McTeer is good as Clemmie but the supporting cast is a little light. “The Gathering Storm” featured great actors like Derek Jacobi, Jim Broadbent, Linus Roache, and Tom Wilkinson in supporting roles. “Into the Storm” is more of a one-man show than I would have liked.

Gleeson, the interesting subject matter, and theatrical-level production value make “Into the Storm” an interesting alternative this weekend even if it doesn’t quite stand up dramatically to the original HBO Film. It’s still worth a look.

‘Into the Storm,’ debuts on HBO on Sunday, May 31st, 2009, at 8pm CST and plays throughout June. It stars Brendan Gleeson and Janet McTeer. It was directed by Thaddeus O’Sullivan.

HollywoodChicago.com content director Brian Tallerico

By BRIAN TALLERICO
Content Director
HollywoodChicago.com
brian@hollywoodchicago.com

Binden Shovel's picture

Churchill's Secret Skills

I am really looking forward to Into the Storm hitting UK TV screens, I have been a great admirer of Churchill for many years. I came across his WW2 memoirs some years ago all 8000 pages of them and whilst reading them I was struck by how many skills and talents Churchill had which remained hidden from view. I decided to write a book called Churchill’s Secret Skills which I have just published on Amazon in America. The book highlights his hidden talents and applies them to a modern business environment. To avoid the boredom that is a prerequisite of most business books it is packed full of interesting stories and anecdotes about Churchill and the war.

dmk62563's picture

Good stuff!

Well done, if a bit light on Churchill’s one man stand against Hitler.
It doesn’t take much research to see that Winnie singularly stood between Hitler’s Germany and the rest of the free world. Had Churchill taken the ‘other road’, the U.S. entry into the war could well have come too late for all of Europe.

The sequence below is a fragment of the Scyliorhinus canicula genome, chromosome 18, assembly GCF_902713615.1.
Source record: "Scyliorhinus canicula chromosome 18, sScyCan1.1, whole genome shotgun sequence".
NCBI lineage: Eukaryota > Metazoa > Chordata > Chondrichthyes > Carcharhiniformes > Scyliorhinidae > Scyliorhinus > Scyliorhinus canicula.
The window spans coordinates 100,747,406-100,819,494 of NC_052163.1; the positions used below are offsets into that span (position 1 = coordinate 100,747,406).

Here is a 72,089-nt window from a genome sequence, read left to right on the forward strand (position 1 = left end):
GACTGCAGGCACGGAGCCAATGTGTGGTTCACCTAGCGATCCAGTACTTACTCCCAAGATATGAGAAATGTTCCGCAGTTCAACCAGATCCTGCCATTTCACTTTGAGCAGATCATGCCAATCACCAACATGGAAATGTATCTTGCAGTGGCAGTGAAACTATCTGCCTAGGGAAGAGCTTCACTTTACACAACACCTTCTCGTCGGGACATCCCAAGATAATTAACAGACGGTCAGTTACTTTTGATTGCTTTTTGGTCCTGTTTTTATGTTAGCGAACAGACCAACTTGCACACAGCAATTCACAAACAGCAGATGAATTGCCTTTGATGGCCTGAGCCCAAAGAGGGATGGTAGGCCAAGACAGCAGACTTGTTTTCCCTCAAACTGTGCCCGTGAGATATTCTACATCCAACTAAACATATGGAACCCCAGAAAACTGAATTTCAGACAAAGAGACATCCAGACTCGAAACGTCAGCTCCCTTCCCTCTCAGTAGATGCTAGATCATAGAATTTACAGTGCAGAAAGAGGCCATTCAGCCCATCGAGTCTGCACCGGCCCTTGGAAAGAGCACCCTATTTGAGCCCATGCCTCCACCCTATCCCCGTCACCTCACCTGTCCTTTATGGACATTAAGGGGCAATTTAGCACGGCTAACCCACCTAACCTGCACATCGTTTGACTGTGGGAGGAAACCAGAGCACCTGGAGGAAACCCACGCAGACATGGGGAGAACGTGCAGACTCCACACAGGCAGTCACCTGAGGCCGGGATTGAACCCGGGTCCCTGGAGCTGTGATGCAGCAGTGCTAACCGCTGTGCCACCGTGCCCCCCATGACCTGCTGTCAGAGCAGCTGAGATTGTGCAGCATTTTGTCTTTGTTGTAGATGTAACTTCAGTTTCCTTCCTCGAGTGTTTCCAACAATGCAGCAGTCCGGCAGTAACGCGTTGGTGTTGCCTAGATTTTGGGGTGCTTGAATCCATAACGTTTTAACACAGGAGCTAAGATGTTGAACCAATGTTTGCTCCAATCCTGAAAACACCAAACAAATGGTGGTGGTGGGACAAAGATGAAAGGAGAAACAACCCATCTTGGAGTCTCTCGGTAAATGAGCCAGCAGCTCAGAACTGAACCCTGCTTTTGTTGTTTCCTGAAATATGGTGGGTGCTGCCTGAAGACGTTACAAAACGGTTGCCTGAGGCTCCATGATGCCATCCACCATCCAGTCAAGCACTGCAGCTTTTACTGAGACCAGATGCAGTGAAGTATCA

As the critique above points out, the Nazi’s were virtually at England’s door with minimal hope of being turned away, yet Churchill stood firm. With the U.S.’s neutrality the attack at Pearl Harbor may well have saved Great Britain/Europe as it caused America to enter a war it had avoided entering for a couple years.

Anonymous's picture

review of Into the Storm

The structure was HORRID and squanders excellent building on the part of the active war - to keep coming back and having the same scene over and over again: “You won’t know if you’ve won the election until july whatsit so stop worrying about it” just a really really bad choice to do this over and over again. The last 30 minutes were interminable.

I felt they could have really spent much more uninterrupted time on WWII, the blitz etc. That’s what I was looking forward to - and with two brilliant actor and, a terrific story to tell and high production values - I feel that the writing was just a U-Boat waiting to blow up what might have been an excellent film - and instead was a disappointing one.

njdrury's picture

mcteer englands finest

seen clips waiting for it in britain adore janet mcteer she is one of the finest actresses england as. been reading mary soames books on winston and clementine churchill .1

njd's picture

janet mcteer

I hope ms McTeer gets an emmy for her portrayal of Clemmie Churchill.Have seen some clips she deserves to.Every role she takes she makes her own i hope she is around for a long time to come.